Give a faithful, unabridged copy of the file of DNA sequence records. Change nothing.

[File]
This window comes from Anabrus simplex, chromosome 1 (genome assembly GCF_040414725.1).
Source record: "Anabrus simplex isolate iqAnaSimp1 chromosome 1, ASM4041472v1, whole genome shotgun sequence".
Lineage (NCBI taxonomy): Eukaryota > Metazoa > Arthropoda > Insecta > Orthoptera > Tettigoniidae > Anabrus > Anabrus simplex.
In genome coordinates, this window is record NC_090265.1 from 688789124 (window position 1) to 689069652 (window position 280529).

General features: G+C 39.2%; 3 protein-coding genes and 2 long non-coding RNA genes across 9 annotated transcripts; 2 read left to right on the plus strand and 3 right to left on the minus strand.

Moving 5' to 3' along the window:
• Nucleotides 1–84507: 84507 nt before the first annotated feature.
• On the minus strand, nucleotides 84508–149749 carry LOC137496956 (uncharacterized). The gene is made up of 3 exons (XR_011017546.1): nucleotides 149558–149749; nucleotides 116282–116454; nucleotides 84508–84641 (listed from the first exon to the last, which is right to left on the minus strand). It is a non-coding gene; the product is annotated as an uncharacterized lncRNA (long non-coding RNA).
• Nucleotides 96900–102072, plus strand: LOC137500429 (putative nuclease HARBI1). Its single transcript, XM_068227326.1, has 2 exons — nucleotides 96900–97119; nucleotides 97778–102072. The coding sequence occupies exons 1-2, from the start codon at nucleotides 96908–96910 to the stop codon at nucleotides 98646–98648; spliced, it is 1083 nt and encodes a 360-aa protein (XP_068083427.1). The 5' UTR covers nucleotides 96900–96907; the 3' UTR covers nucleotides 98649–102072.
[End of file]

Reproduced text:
This window comes from Anabrus simplex, chromosome 1 (genome assembly GCF_040414725.1).
Source record: "Anabrus simplex isolate iqAnaSimp1 chromosome 1, ASM4041472v1, whole genome shotgun sequence".
Lineage (NCBI taxonomy): Eukaryota > Metazoa > Arthropoda > Insecta > Orthoptera > Tettigoniidae > Anabrus > Anabrus simplex.
In genome coordinates, this window is record NC_090265.1 from 688789124 (window position 1) to 689069652 (window position 280529).

General features: G+C 39.2%; 3 protein-coding genes and 2 long non-coding RNA genes across 9 annotated transcripts; 2 read left to right on the plus strand and 3 right to left on the minus strand.

Moving 5' to 3' along the window:
• Nucleotides 1–84507: 84507 nt before the first annotated feature.
• On the minus strand, nucleotides 84508–149749 carry LOC137496956 (uncharacterized). The gene is made up of 3 exons (XR_011017546.1): nucleotides 149558–149749; nucleotides 116282–116454; nucleotides 84508–84641 (listed from the first exon to the last, which is right to left on the minus strand). It is a non-coding gene; the product is annotated as an uncharacterized lncRNA (long non-coding RNA).
• Nucleotides 96900–102072, plus strand: LOC137500429 (putative nuclease HARBI1). Its single transcript, XM_068227326.1, has 2 exons — nucleotides 96900–97119; nucleotides 97778–102072. The coding sequence occupies exons 1-2, from the start codon at nucleotides 96908–96910 to the stop codon at nucleotides 98646–98648; spliced, it is 1083 nt and encodes a 360-aa protein (XP_068083427.1). The 5' UTR covers nucleotides 96900–96907; the 3' UTR covers nucleotides 98649–102072.